SHE has defied the ageing process for decades - so turning 60, as Lulu does today, shouldn't be too much of a trauma for the Glasgow-born singer.

Gym sessions, yoga, an excellent skin-care routine and a positive mental attitude are all reasons why Marie McDonald McLaughlin Lawrie continues to look as good as she does.

"I didn't look forward to my 40th or my 50th birthdays," she said last week, "but I'm kind of excited to be turning 60 ... as I've got older, I've begun to feel more comfortable with myself.

"I know what I want to do and what I don't want to do, and that's great."

In an interview with Radio Clyde's Mike Riddoch, broadcast on the Clyde 2 breakfast show today, she said she had no great plans for her milestone birthday.

"It's not going to be a big hoo-hah, it's just another year, it's another number ... except, when I think 60, I think, where did the time go? It's just flown."

Lulu is busier than ever: she is writing a personal advice book, which is due out next October, "and I'll be working in America with some incredible writers for an album.

"We're setting up a big, different kind of show to go on the road, so it's a good time."

She has also made a huge success of her skin-care line, Time Bomb.

Here, by way of tribute to her amazing career, we look back, decade by decade, at some of Lulu's landmarks. THE EARLY YEARS

BORN on November 3, 1948, in Lennox Castle Hosital, Lennoxtown, Lulu had made her public debut at the age of four at a Coronation Party before going on to enter countless talent contests.

At 14, she joined a local group, The Gleneagles, whose gigs included Sunday-night shows at the Lindella Club, in Union Street.

It was there she was discovered by Marion Massey, her eventual manager and mentor. THE 1960s

UNDER Marion's guidance, Lulu is born, and the group changes its name to The Luvvers.

Their first single,a cover of the Isley Brothers' Shout, reaches number seven in Britain in 1964. A star is born.

"She has the assurance, charm and personality of a seasoned artist twice her age," said one magazine, "she might turn out to be Britain's Brenda Lee."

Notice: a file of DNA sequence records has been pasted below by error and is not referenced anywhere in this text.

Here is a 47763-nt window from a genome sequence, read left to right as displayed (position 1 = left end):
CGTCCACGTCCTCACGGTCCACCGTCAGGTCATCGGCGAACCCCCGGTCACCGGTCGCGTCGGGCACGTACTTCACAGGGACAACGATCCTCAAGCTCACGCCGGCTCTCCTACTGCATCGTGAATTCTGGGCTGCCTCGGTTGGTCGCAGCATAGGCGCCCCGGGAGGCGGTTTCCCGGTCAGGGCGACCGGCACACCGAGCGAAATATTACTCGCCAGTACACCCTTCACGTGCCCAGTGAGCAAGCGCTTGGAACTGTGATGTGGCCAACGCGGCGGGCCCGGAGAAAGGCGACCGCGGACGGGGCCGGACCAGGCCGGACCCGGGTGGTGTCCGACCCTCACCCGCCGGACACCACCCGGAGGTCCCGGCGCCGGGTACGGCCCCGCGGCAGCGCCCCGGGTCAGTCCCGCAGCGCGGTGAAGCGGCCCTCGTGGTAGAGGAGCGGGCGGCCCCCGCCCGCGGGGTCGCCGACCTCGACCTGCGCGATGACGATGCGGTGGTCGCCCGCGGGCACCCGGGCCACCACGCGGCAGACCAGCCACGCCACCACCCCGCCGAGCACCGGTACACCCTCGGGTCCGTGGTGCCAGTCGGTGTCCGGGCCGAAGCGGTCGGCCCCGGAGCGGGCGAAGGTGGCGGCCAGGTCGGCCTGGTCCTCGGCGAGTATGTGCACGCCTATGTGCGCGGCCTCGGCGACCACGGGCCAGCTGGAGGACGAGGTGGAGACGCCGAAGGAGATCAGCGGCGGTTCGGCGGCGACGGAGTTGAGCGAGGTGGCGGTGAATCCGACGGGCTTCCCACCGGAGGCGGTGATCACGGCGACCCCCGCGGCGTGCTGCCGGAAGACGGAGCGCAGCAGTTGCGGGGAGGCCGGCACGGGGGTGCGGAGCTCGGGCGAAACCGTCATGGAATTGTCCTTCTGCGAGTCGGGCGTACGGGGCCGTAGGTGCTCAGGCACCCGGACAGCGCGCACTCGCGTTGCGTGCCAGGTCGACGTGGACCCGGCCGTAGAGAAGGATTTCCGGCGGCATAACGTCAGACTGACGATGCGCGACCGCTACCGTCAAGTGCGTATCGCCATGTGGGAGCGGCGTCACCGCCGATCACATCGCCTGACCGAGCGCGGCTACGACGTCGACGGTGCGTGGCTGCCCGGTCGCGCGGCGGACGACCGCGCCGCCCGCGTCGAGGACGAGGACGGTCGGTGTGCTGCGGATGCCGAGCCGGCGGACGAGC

Other hit singles follow: Here Comes The Night, Leave A Little Love, Try To Understand.

In 1966, she splits from her band, changes record labels, tours with Roy Orbison and signs up for a role in a Sidney Poitier film, To Sir With Love.

The film is released to acclaim the following year, when Lulu also has hits with The Boat That I Row, Let's Pretend and Love Loves To Love Love.

She agrees to star in a BBC TV series, tours the States and also plays the Royal Variety Show.

In 1967, her song, To Sir With Love, tops the US charts for five weeks and sells more than four million copies.

Her determined assault on the US continues in 1968, with a series of high-profile concerts and accolades, while at home she does two more BBC TV series.

In 1969 she marries Bee Gee Maurice Gibb (the marriage lasts four years), and represents Great Britain in the Eurovision Song Contest with Boom Bang-A-Bang, taking the joint first prize.

Later that year, Lulu makes her first record in the States. She is still only 20. 1970s

DESPITE spreading her fame through TV series and shows on both sides of the Atlantic, successful tours of Britain, American, Australia, New Zealand and the Far East, and roles in panto, Lulu does not have a hit single again until 1974 - her first since Oh Me Oh My in 1969.

This time, it is with a version of David Bowie's The Man Who Sold the World, produced by Ziggy Stardust himself. It reaches No 3.

She recalled earlier this year: "I was in a hotel in Sheffield and Bowie walked in with the Ziggy hair and said, I want to record with you; you're a great singer.

"I thought maybe making the record was just something he said in the heat of the night, but he came through."

In 1976 Lulu married again, to celebrity hairdresser John Frieda. Their son, Jordan, was born in June 1977. 1980s

LULU continued to be a big star on TV, kicking off the decade with a 24-show series, Let's Rock, and a new album, The Very Best Of Lulu.

She has more chart success in the States with such songs as I Could Never Miss You (More Than I Do), If I Were You and the Grammy-nominated Who's Foolin' Who'.

In Britain, she was a regular on TV, hosting her own series, Some You Win.

In 1987 she appeared as Adrian Mole's mother, in the ITV series, The Growing Pains Of Adrian Mole.

She also did stints as a radio presenter, and appeared on the West End stage.

In 1986 she brought out her first book, Lulu - Her Autobiography, and in 1987 she was back in the charts with Shout. 1990s

SHE has a chart hit with Independence, while the album of the same name topped the Dance Chart.

She duetted with Take That on Relight My Fire, her first UK No 1, appeared on Absolutely Fabulous, fronted a Saturday lottery show and won an award for her song, I Don't Wanna Fight, a smash for both herself and Tina Turner. 2000s

LULU has further hits, is awarded an OBE, plays T in the Park. She is, by now, an institution. Source: